Author: Lynn Mann
The human race has all but destroyed itself and those who remain know that they must avoid repeating the mistakes of their ancestors. Life is a struggle but just when it seems as though all may be lost, the horses intervene. Through the bonds that develop between humans and their horses, people learn what the horses know, ensuring the advancement of humanity. And the horses wait for the person who will be able to help them in return ...
The Unnatural History of Dogs, Cats, Cows, and Horses
Author: Gavin Ehringer
The domestication of animals changed the course of human history. But what about the animals who abandoned their wild existence in exchange for our care and protection? Domestication has proven to be a wildly successful survival strategy. But this success has not been without its drawbacks. A modern dairy cow's daily energy output equals that of a Tour de France rider. Feral cats overpopulate urban areas. And our methods of breeding horses and dogs have resulted in debilitating and sometimes lethal genetic diseases. But these problems and more can be addressed, if we have the will and the compassion.Human values and choices determine an animal's lot in life even before he or she is born. Just as a sculptor's hands shape clay, so human values shape our animals--for good and or ill. The little-examined, yet omnipresent act of breeding lies at the core of Gavin Ehringer's eye-opening book. You'll meet cows cloned from steaks, a Quarter horse stallion valued at $7.5 million, Chinese dogs that glow in the dark, and visit a Denver cat show featuring naked cats and other cuddly mutants. Is this what the animals bargained for all those millennia ago, when they first joined us by the fire?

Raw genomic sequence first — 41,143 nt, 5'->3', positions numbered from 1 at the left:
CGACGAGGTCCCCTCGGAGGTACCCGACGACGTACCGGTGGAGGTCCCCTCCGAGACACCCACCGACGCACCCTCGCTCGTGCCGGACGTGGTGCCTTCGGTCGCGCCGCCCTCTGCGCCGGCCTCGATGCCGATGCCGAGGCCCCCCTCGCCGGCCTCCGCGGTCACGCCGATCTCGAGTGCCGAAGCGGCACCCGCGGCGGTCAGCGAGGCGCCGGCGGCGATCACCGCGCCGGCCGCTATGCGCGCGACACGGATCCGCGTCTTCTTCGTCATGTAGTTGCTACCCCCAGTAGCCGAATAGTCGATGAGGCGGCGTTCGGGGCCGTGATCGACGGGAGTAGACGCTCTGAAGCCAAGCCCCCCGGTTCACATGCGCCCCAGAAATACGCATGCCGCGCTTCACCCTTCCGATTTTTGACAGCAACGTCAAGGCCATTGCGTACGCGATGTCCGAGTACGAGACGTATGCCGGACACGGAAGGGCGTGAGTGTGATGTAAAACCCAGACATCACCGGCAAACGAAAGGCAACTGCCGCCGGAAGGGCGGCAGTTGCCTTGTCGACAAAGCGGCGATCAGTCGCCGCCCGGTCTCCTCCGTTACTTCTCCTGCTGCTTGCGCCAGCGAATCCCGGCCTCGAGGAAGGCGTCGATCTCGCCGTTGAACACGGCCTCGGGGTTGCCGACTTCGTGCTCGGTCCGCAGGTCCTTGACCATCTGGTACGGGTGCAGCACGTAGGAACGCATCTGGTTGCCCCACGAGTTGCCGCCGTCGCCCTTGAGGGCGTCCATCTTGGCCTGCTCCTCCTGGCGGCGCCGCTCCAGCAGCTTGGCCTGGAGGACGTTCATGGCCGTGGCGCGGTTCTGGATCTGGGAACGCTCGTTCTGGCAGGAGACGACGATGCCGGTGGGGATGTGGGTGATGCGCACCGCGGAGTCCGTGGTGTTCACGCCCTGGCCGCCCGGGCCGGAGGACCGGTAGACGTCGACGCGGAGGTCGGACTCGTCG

The Story of One Horse, One Horseman, and One Final Shot at Redemption
Author: Mitchell Bornstein
Publisher: St. Martin's Press
Last Chance Mustang is the story of Samson, a formerly free-roaming, still wild-at-heart American mustang that was plucked from his mountainous Nevada home and thrown into the domestic horse world where he was brutalized and victimized. After years of abuse, Samson had evolved into a hateful and hated, maladjusted beast until the day he found his way to a rural Illinois farm, an ill-equipped owner, and one last chance. Mitch Bornstein's task was to tame the violent beast whose best defense had become offense. He had twenty years of experience fixing unfixable horses, but Samson would be his greatest challenge. Through the pair's many struggles and countless battles, Samson would teach Mitch about the true power of hope, friendship, redemption and the inspiring mettle of the forever wild and free American mustang. Last Chance Mustang explains Samson's violent and antisocial behavior while addressing the remedial techniques employed to remedy these issues. The art of working with damaged horses is demystified. Though his story is sad, the reader is asked to respect Samson—not pity him. He has good and bad days, and he has a dark side. Like all of us, Samson is far from perfect. And his saga will move the reader to both tears and laughter. Part history lesson, part training manual, and part animal narrative, Samson's is a story that all readers will be able to relate to: a story of survival, of trust, and ultimately, finding love.
Author: David Philipps
Publisher: W. W. Norton
A Pulitzer Prize-winning reporter's history of wild horses in America--and an eye-opening story of their treatment in our own time.
An Illustrated History
Author: Tamsin Pickeral
Category: Horse breeds
'The Majesty of the Horse' is a celebration of an animal that has shaped the fate of mankind. The sumptuous photographic portraiture of Astrid Harrisson, which illustrates the unique features of each horse that contribute towards its essence as a breed, is truly remarkable, as well as stunning images of horses in motion.